FP7/DXB, Dubai / OMO / 2017
Our goal was to shed light on the reality of kids’ lives today.
To provoke parents and get them to get their kids off couches and beds, we showed them the reality of their kids’ lives in an unconventional way.
To wake parents up to the fact that kids today are ‘the least active kids ever’ and spend on average 23 hours a day inactive, we created the longest live stream in Facebook’s history; a 23-hour video showing a kid doing absolutely nothing, apart from sleeping, playing video games, checking in on social, watching Netflix and hover-boarding his way to and from the kitchen.
The videos were long and boring for good reason, as they were a live, visual representation of kids’ lives today. Their one purpose was to depict exactly what kids spend their day doing. No exaggeration, just a literal translation based on global research.
Along with the 23-hour live stream, we also made a 7-hour video about screen time. And a 4-hour one about TV time. With parents debating the inactivity of #KidsToday, we switched from provoking them, to helping them.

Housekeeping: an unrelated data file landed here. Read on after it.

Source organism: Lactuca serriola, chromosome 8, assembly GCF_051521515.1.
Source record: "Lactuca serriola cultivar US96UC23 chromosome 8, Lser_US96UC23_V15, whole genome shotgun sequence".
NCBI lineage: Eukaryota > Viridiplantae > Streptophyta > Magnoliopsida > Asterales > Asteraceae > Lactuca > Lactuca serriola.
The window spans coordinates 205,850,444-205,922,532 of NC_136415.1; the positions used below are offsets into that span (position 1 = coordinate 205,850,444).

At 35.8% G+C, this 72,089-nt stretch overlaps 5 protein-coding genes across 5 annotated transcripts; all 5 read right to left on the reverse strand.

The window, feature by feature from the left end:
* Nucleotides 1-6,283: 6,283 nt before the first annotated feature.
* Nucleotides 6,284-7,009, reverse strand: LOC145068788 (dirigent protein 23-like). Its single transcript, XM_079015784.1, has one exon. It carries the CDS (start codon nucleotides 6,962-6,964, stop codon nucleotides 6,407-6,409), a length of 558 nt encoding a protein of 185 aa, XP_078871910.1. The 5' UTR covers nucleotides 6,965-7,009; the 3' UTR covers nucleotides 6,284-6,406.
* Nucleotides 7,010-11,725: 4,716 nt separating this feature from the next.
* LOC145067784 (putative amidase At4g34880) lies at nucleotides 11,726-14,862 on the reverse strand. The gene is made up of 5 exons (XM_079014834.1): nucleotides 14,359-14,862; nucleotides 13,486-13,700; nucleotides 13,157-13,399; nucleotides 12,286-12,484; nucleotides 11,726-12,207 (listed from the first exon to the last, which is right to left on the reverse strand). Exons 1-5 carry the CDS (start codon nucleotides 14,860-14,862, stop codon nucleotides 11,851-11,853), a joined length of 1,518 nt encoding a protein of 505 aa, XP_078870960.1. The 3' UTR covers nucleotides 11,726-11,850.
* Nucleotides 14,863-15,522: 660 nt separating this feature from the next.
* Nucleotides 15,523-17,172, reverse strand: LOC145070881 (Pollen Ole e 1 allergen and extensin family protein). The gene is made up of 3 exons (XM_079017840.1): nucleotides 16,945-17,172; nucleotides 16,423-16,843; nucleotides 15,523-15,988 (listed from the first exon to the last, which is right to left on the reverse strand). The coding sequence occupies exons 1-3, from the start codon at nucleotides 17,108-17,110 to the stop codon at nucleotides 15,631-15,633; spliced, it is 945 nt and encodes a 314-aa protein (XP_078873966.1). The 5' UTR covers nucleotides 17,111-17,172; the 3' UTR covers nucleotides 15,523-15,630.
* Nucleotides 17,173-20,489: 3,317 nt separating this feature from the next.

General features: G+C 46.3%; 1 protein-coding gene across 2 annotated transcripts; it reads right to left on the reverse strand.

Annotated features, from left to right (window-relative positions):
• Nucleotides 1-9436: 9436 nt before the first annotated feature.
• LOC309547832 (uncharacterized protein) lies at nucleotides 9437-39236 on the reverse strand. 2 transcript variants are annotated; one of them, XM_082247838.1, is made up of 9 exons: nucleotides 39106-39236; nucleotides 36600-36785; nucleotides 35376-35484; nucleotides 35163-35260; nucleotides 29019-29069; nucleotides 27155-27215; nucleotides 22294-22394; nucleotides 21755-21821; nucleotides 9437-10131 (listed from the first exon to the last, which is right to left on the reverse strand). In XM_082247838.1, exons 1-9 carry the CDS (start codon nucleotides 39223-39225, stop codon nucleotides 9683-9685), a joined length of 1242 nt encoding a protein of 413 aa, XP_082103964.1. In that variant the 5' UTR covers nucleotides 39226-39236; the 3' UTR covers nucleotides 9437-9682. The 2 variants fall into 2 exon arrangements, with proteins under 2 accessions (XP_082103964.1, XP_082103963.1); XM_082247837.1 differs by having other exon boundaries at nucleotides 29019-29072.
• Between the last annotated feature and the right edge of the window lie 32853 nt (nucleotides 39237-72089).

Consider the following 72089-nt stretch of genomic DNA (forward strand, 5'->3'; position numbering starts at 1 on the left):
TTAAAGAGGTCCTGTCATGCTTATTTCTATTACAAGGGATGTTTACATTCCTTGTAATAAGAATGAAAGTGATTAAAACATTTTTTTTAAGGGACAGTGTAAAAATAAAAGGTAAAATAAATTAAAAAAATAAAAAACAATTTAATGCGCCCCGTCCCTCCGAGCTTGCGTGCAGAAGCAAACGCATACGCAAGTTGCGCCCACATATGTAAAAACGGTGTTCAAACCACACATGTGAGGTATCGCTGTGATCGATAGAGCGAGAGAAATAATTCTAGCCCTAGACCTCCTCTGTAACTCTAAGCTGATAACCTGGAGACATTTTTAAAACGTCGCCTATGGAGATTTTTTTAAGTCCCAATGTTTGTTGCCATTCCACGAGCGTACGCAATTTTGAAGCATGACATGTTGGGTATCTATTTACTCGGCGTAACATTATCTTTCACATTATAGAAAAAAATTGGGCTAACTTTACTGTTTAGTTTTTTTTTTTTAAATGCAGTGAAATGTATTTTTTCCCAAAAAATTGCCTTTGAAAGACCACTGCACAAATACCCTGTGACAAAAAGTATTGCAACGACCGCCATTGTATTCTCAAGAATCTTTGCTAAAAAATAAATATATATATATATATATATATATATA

We teamed up with child psychologists who responded online in real time, explaining the importance of active play.
We launched shorter films where kids reminded their parents that if they aren’t encouraged to get off the couch, more of them will end up depressed, obese, or with learning difficulties.
Webisodes were created with medical professionals to help parents overcome key challenges.
Additionally, ambient messaging in playgrounds drove parents online to know more about the campaign.
Finally, we turned eBay into an advertising channel by giving away kids’ swings and slides for free, to help encourage more outdoor play.
Parents spent an average of 5 minutes 9 seconds watching the ad vs the global average of 24 seconds; which makes it one of the most viewed live streams on YouTube and Facebook to date. 1.3 billion seconds in just 23 hours.
But more importantly, the ads highlighted the inactive lifestyles of #KidsToday which ignited a fierce debate online, received 5.94 million interactions in just 23 hours, with 3.4 million hashtag mentions (#KidsToday), 3.3 million Twitter mentions, 1.97 million Facebook mentions and 40,000 comments on YouTube.
The campaign was the most successful digital and social campaign in OMO’s history.
Even leading TV channels picked up on the story.
By the end of the campaign, 82% of parents voted to get their kids outside more often.
Now that’s good news for both kids, and washing powder brands. OMO sales increased by 98.3% vs. the same period last year.